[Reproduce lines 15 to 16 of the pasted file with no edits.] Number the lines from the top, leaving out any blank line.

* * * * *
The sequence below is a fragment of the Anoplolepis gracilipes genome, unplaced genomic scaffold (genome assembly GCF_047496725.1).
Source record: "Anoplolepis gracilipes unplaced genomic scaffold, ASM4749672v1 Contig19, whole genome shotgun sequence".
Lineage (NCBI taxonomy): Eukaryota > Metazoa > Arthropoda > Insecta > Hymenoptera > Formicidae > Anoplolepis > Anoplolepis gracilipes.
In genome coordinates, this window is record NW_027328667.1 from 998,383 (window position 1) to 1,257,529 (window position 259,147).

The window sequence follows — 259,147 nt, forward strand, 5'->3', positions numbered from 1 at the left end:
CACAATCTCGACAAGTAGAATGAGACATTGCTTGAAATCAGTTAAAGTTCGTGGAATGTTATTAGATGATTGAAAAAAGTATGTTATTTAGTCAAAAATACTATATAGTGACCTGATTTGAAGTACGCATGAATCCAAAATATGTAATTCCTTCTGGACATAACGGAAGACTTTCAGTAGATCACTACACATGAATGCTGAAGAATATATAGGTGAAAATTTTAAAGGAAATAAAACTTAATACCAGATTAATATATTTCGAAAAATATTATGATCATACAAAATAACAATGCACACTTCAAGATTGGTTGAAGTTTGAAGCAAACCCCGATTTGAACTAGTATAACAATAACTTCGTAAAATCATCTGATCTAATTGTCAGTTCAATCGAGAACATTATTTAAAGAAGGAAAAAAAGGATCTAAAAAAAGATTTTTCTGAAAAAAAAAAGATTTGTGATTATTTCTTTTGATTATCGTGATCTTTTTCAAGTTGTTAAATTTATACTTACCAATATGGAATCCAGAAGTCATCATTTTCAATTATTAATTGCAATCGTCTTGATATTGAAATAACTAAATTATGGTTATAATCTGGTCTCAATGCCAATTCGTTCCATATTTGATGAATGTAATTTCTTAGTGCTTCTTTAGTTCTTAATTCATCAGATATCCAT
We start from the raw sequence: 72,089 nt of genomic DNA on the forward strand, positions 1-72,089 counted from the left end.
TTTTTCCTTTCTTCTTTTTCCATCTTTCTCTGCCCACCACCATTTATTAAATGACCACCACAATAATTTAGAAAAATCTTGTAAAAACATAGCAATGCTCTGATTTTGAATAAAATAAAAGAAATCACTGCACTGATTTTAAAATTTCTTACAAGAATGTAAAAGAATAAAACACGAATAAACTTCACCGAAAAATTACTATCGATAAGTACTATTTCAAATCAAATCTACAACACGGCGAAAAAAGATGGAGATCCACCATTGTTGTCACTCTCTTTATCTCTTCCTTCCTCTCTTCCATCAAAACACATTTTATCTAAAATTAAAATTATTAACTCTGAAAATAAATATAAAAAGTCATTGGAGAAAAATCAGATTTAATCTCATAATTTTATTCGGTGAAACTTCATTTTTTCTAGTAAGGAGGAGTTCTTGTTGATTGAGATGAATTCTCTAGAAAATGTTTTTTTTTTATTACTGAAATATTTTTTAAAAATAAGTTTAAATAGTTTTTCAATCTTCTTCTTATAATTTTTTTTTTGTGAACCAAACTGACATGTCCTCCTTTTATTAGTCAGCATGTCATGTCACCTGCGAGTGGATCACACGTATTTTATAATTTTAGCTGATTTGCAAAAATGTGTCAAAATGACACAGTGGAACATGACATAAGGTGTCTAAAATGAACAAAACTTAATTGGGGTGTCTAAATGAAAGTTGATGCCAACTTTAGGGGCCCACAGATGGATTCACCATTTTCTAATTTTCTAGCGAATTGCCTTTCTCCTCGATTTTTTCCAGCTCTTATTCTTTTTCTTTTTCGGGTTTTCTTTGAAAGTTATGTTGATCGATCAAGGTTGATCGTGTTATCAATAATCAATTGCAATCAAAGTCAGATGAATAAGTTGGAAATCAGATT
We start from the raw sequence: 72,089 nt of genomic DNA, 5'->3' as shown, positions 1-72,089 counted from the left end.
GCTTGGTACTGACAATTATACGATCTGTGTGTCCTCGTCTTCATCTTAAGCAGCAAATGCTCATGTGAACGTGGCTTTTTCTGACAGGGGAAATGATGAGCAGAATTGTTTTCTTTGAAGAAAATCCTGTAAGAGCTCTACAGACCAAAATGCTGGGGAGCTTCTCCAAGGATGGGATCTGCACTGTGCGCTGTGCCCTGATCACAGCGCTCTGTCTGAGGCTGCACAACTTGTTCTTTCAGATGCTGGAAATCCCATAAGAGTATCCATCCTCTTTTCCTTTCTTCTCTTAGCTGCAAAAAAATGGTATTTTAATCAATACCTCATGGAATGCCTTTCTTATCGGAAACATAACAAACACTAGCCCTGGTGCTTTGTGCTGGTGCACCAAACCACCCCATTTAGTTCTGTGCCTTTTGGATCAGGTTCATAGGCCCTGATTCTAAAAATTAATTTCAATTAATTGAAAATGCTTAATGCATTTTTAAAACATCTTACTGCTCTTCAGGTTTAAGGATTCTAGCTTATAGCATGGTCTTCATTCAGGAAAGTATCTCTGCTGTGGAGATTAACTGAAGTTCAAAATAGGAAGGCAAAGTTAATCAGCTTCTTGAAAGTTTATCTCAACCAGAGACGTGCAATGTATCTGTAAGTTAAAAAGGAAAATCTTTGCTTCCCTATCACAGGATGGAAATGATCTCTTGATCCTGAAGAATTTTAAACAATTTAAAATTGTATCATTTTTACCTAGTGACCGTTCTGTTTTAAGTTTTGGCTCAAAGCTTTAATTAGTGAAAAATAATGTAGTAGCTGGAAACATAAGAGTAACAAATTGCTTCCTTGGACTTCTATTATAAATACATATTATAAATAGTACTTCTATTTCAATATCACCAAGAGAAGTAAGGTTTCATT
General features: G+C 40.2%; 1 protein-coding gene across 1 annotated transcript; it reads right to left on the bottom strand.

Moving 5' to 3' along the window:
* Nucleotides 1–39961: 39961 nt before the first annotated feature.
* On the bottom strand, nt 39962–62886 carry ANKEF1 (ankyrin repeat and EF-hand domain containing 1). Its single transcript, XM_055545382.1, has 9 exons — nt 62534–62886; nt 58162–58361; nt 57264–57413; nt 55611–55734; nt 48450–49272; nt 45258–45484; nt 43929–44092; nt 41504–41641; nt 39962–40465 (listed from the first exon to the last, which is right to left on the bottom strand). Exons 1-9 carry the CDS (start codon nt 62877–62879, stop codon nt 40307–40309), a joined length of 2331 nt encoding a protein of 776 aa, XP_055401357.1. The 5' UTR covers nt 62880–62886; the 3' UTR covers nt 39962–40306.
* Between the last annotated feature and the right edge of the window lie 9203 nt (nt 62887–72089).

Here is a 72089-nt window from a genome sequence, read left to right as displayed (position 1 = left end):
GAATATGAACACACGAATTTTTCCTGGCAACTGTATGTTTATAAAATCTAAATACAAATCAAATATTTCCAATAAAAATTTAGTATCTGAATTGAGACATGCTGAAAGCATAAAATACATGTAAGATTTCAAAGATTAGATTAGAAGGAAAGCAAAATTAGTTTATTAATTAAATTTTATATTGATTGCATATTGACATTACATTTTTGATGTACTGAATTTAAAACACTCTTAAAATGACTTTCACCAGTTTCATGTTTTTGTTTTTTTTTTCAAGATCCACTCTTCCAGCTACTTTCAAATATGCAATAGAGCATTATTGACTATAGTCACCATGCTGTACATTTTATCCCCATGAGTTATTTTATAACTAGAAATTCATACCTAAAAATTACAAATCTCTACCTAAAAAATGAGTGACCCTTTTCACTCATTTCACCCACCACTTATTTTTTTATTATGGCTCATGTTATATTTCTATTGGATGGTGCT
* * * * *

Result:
* Between the last annotated feature and the right edge of the window lie 9203 nt (nt 62887–72089).

Here is a 72089-nt window from a genome sequence, read left to right as displayed (position 1 = left end):